Owl pellets

By Alan Wood

Owls eat small mammals including mice, shrews and voles which they swallow whole. The owls cannot digest the bones and fur of their prey, so they compress them into pellets and cough them up (regurgitate is the technical term) a few hours later. Each owl pellet can contain the remains of 4–5 small mammals, and by dissecting the pellets and examining the bones (particularly the jaws) you can tell which creatures the owl has eaten. Owls produce 1 or 2 pellets per day, and if you can find where an owl roosts or nests you can collect pellets from the ground.

The bones are mixed in with the fur, but with patience, care and some forceps (tweezers) you can pick out the bones from the pellets. Some of the bones are very small, so a magnifying glass on a stand, or a stereomicroscope, makes it easier to pick them out and remove hairs.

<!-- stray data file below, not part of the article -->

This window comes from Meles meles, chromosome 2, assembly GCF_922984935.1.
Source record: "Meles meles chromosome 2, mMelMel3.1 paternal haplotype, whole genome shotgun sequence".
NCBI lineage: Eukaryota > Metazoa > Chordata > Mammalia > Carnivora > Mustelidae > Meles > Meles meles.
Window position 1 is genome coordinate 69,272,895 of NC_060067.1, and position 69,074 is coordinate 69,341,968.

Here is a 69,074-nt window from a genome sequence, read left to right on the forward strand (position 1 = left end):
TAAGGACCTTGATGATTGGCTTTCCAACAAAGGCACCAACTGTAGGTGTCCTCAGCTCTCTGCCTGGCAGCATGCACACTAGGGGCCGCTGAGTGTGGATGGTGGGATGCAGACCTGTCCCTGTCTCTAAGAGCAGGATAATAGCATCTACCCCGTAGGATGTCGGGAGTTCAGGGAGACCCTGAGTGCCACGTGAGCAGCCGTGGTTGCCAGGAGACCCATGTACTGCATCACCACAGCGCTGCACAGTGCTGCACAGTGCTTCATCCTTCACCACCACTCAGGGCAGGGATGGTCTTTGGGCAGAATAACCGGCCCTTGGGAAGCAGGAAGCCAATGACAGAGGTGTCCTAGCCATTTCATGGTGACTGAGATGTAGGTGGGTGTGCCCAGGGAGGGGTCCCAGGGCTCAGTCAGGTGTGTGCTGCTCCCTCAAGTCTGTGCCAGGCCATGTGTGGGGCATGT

Richard Symonds with owl pelletsPicking out bones from an owl pellet

Bones from owl pelletsBones from an owl pellet

Bones from an owl pelletBones from an owl pellet

Owl pellet bonesBones from a tawny owl pellet

Jaw bone from owl pelletJaw bone from an owl pellet

What tools do you need? Definitely one pair of forceps (tweezers), two pairs can be useful, and a couple of cocktail sticks. Have a look at the small tools sold for people who make models, and you may find other useful tools. A magnifying glass on a stand can be useful, so that you can look through it and still use both hands on the pellet. A stereomicroscope is even better, because most of them have 50–100 mm working distance and variable magnification.

How can you identify skulls and jaw bones? These are the largest bones you are likely to find in an owl pellet, and there are photographs here to help you identify them:

What if you cannot find an owl pellet? You can buy one (in a kit with tweezers and a magnifier) here:

Are owl pellets safe to handle? Yes, but they are not clean, so wash your hands and tools with soap and water afterwards, and do not use plates or bowls that are used for food.

More information:

↑ Top of page